Seahawks linebackers K.J. Wright and Bobby Wagner are equally adept at the pass and run, to the point they've rarely left the field this season. That will be put to the test by the Falcons' passing game.

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RENTON — When Seahawks linebacker K.J. Wright watches film, he’s usually focusing on the offense, looking for clues on how to stop that week’s opponent.

But there’s one thing he sees regularly in the defenses in those viewing sessions that stops him in his tracks — linebackers leaving the field in passing situations, replaced by defensive backs.

“You see it on film and you are like ‘man, that ain’t right,’” Wright said. “That’s not right at all.’’

That’s not something that happens to Wright, who plays Seattle’s weakside linebacker spot, or to middle linebacker Bobby Wagner.

Each is equally adept enough at pass coverage and defending the run, so much so that they never are asked to leave the field. Wagner has played every defensive snap so far (245) while Wright has missed only four.

“Bobby is as fast as any defensive back that we have on our team, so what difference does it make if you put another DB out there?” said Seattle defensive coordinator Kris Richard. “That guy can run. And K.J. is one of our smartest football players, one of the smartest I’ve ever been around.”

For Wagner and Wright, playing every down is a badge of honor.

“We take a lot of pride in that — not having to leave the field, not having to come in with dime packages,” Wagner said.

It’s also one of the many facets of Seattle’s defense that makes the Seahawks particularly tough since Seattle doesn’t need to change personnel greatly to be equally stout against the run or the pass. The Seahawks have been in either a base defense (four linemen, three linebackers, four defensive backs) or a nickel defense (four linemen, two linebackers, five defensive backs — with strongside linebacker Mike Morgan replaced by nickelback Jeremy Lane) for all but one snap this season.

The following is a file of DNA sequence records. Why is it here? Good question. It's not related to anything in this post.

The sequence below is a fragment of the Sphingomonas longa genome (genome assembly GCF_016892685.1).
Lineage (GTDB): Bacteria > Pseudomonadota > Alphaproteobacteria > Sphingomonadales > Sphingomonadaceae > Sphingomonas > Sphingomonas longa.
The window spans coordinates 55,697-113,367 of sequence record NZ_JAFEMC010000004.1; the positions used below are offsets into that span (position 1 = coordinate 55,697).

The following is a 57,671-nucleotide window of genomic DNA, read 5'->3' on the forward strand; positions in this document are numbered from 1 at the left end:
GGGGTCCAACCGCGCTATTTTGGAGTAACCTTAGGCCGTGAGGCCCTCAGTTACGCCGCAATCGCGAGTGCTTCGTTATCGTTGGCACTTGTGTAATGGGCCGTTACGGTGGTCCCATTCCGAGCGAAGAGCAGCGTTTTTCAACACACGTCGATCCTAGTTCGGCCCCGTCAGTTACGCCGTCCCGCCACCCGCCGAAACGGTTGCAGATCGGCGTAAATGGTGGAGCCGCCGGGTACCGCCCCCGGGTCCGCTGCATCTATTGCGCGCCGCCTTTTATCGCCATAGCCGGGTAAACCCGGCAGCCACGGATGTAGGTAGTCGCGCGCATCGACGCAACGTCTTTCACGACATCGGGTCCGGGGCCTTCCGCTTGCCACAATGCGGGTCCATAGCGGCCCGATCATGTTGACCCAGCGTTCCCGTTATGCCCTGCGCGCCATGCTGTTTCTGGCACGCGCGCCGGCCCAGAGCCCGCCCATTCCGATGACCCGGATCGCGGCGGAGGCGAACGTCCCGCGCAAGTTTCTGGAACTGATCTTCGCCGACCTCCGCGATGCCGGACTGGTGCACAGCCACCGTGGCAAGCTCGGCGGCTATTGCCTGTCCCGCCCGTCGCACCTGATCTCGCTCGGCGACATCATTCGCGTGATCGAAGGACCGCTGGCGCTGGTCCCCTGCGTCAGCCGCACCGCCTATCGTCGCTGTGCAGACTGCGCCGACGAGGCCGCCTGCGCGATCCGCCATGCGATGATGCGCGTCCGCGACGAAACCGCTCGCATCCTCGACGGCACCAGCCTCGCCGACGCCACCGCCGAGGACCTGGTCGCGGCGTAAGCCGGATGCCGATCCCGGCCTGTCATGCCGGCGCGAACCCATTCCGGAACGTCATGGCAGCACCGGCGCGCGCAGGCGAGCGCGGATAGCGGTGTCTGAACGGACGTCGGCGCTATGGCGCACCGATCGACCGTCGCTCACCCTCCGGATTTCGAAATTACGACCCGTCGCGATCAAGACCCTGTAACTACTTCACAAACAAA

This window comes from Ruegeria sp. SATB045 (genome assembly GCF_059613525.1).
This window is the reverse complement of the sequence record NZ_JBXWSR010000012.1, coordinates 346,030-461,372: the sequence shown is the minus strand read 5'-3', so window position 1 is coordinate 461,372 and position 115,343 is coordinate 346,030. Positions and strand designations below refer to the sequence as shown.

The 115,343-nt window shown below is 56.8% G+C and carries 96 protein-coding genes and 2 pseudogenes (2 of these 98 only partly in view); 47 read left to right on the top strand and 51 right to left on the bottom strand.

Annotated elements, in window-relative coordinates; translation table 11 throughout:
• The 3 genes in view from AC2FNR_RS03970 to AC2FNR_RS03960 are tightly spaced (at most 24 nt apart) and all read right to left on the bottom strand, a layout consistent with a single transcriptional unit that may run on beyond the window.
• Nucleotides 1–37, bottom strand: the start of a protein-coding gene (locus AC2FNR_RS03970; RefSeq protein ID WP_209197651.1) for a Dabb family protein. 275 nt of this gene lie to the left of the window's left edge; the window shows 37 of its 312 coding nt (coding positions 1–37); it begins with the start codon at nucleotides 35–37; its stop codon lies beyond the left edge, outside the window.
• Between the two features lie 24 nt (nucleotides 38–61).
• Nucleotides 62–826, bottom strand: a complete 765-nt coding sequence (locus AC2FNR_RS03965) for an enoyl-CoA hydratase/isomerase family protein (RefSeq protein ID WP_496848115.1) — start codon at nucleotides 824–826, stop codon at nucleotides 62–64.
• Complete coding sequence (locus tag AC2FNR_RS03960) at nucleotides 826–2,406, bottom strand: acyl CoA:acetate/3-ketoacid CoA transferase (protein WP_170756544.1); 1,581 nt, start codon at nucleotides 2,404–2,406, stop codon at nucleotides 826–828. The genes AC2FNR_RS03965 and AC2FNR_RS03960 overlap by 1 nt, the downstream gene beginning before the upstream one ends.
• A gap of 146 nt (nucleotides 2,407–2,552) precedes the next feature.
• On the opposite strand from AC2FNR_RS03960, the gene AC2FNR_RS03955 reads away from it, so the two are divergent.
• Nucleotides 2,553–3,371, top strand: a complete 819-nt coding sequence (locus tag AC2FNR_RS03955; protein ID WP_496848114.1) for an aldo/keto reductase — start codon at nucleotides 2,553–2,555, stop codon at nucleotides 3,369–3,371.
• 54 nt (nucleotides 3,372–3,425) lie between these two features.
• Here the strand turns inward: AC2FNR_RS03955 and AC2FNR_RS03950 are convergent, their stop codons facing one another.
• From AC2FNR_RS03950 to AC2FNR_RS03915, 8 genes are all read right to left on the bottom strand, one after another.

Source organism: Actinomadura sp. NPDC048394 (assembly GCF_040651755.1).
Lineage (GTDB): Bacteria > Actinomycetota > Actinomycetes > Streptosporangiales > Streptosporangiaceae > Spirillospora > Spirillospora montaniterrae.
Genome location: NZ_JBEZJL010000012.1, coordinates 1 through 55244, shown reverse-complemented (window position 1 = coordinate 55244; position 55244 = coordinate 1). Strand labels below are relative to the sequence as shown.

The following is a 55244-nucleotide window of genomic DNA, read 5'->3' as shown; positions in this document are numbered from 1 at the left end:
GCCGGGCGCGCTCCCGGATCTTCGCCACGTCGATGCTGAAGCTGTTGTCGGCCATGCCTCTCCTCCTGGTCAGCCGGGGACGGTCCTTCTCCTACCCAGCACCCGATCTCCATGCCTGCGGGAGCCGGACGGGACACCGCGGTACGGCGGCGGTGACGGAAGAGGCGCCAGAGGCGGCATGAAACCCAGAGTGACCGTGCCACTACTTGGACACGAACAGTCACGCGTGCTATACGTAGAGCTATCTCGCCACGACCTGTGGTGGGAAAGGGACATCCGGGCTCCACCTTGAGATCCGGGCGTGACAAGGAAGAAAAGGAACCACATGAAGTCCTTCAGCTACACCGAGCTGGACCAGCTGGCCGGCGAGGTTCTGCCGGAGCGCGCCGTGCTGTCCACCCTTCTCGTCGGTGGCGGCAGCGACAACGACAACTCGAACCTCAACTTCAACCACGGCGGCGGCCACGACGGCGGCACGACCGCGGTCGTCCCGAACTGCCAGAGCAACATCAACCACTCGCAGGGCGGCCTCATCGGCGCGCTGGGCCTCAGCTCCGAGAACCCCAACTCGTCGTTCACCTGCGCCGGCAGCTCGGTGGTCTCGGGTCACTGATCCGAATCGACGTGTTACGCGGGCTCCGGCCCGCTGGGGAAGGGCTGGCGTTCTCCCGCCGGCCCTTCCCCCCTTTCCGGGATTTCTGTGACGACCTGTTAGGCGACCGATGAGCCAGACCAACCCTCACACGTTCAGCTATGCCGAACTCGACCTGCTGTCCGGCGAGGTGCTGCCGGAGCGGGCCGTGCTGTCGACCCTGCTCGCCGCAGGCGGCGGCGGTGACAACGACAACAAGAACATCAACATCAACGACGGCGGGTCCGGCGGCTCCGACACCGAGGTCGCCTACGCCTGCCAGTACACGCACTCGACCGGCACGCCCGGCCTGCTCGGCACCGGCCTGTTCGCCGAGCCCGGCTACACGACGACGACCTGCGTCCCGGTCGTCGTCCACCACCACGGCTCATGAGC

The pass coverage skills of Wright and Wagner, though, will be tested Sunday by the Atlanta Falcons like they rarely have been in the past.

While standout receiver Julio Jones leads the Falcons with 24 catches for 517 yards, what the Seahawks say has been a real key to making Atlanta the top offense in the NFL at 457.4 yards per game is the diversity of its receivers.

That may be most evident in the pass-catching threat present by running backs Tevin Coleman and Devonta Freeman — a defensive responsibility that figures to fall most heavily on Wright and Wagner.

Freeman is Atlanta’s leading rusher with 410 yards but also has 14 catches for another 117. Coleman has 160 yards rushing but also has 17 receptions for 313 yards.

Making Coleman a particularly tough running back to defend is that the Falcons will split him out and throw it to him down field instead of just on short passes out of the backfield.

“Teams usually split out running backs and send them on seam routes but never throw it to them,” Wright said. “But this team actually sends these guys vertical and (quarterback Matt Ryan) actually looking at them like a number one target.”

The 6-1, 210-pound Coleman had four catches for 132 yards in last week’s 23-16 win at Denver, making some of his biggest plays when split outside and matched up against a linebacker. For the game, Freeman and Coleman combined for 286 yards of total offense — 77 percent of Atlanta’s 372.

Along the way, Coleman was judged to have reached a maximum speed of 22.25 miles an hour, according to the NFL, making him the fastest ball carrier in any game last week. The 5-8, 206-pound Freeman fits the prototype of a power back.

“Freeman is more of their downhill, follow-the-fullback type guy,” Wagner said. “They like to get (Coleman) out on a lot of screens and a lot of fast-hitting plays.”

But if it all sounds like a challenge for Seattle’s linebackers, Wright had another term for it as well.

“This game is like a linebacker’s dream where we have to do everything,” Wright said.

It’s not necessarily anything new. Wagner and Wright have teamed to give Seattle one of the best every-down linebacking duos in the NFL since 2012 — when Wagner arrived as a second-round pick, the year after Wright was taken in the fourth round.

Each is also now getting paid like one of the best at their position — Wagner is the second-highest paid middle linebacker in the NFL, according to and Wright the fifth-highest among 4-3 outside linebackers.

Sunday presents one of the clearest chances yet for each to prove their worth and their value.

“We definitely have our hands full,” Wright said. “But it’s going to be fun for us.”